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Summary

Our Score

9/10

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Well boys and girl, nVidia’s done it again. Less than a month and a half after the launch of the GeForce 7800GTX today sees the release of its ‘little’ brother – the GeForce 7800 GT. As with the 6800 GT this is likely to be a big hit for nVidia, offering much of the power of the 7800 GTX at a lower cost.



But whereas the 6800 GT was, bar clock speeds, the same as the Ultra, the 7800 GT does have some architectural differences to the GTX. The major one is that the GT has 20 pixel pipelines, rather than the 24 of the GTX and seven vertex shaders instead of eight. Clock speeds have been reduced too, with the core running at 400MHz compared to 430MHz for the GTX and the memory at 1,000MHz compared to 1,200MHz. That said the two retail GTX boards we’ve looked at from XFX and AOpen were both running at 450/1250MHz for core and memory so it’s not unreasonable to expect many retail GT boards to also offer a ‘free’ boost.

Aside from this the GT is the same as the GTX, based on the same 0.11 micron process. Fully present and correct is full support for Shader Model 3, High Dynamic Range and SLI – the trio that nVidia’s marketing people like to refer to as ‘the Power of Three’. Right…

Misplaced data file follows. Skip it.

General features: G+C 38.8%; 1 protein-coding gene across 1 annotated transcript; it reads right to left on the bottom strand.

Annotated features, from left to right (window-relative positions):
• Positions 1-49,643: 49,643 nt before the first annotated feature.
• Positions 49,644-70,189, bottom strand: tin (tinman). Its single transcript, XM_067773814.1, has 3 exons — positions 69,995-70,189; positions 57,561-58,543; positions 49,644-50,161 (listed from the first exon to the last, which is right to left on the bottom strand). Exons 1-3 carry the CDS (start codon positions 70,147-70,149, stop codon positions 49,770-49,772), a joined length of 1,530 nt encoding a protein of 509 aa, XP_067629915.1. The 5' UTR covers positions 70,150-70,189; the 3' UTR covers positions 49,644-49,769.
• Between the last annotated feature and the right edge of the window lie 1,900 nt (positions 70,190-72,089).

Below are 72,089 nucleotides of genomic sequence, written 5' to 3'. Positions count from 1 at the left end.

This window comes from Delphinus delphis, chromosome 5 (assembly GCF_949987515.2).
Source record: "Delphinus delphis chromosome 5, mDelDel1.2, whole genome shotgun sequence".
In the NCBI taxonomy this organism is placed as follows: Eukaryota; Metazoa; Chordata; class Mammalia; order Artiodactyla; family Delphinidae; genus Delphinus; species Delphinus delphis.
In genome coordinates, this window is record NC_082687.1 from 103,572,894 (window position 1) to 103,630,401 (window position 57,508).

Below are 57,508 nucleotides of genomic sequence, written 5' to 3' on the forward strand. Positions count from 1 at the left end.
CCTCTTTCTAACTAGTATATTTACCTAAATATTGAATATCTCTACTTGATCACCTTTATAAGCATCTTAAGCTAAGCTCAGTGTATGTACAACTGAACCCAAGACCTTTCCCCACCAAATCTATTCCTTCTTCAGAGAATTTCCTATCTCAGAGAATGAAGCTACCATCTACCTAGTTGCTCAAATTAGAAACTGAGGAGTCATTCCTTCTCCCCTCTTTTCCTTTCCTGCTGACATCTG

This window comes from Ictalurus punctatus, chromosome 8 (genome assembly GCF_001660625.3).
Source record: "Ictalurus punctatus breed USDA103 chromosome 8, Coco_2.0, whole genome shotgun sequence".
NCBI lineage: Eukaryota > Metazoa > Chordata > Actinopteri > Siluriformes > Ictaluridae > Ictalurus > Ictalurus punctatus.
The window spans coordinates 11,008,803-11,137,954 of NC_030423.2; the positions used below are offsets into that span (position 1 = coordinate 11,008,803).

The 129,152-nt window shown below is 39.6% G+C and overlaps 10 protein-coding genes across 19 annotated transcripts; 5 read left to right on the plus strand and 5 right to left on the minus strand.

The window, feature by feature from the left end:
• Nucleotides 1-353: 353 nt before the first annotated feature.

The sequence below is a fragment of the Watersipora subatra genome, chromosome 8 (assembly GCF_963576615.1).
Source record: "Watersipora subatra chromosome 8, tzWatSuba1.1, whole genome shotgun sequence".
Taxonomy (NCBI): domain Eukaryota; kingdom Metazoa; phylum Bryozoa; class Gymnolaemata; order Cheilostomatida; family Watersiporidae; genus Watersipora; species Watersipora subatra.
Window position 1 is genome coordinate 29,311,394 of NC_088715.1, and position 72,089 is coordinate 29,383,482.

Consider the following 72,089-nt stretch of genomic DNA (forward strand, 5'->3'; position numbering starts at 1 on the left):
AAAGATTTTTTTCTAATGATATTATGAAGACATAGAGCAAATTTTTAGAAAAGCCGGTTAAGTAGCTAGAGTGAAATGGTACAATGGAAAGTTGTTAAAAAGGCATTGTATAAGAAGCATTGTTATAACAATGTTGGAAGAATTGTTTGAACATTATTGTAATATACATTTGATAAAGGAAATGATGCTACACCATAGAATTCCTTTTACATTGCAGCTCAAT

In terms of line-up the 7800GT appears to be equivalent to the 6800 vanilla, which likewise offered reduced pipelines (12 instead of 16). This means that the GTX is occupying the same space at the 6800GT did leaving space for an ‘Ultra’ type card to be released above the GTX, presumably when nVidia feels that the time is right. We can also predict that nVidia will produce 16-pipeline versions of the 7800 series when it becomes more economical to do so than producing the 16-pipeline 6800 series. These would certainly be faster than the 16-pipeline 6800 cards due to the architectural improvements that nVidia has made with the 7800 series, so it would be faster performance at a lower cost - good news for consumers. That said, this is all speculation at this juncture.

What is hard fact though is that the 7800GT is here, and from the scores it’s clear that nVidia has a winner on its hands. As you can see from the picture the PCB itself on the reference GT itself is actually shorter than that of the GTX. With the reduction of the pipelines the power requirements have dropped so that only a 300W PSU is required compared to 350W for the GTX. The heatsink on the reference card has been tweaked and there’s no heatsink needed over the power regulator. A power connector still needs to be plugged in to the back of the cards, dual DVI is present and VIVO is supported too.



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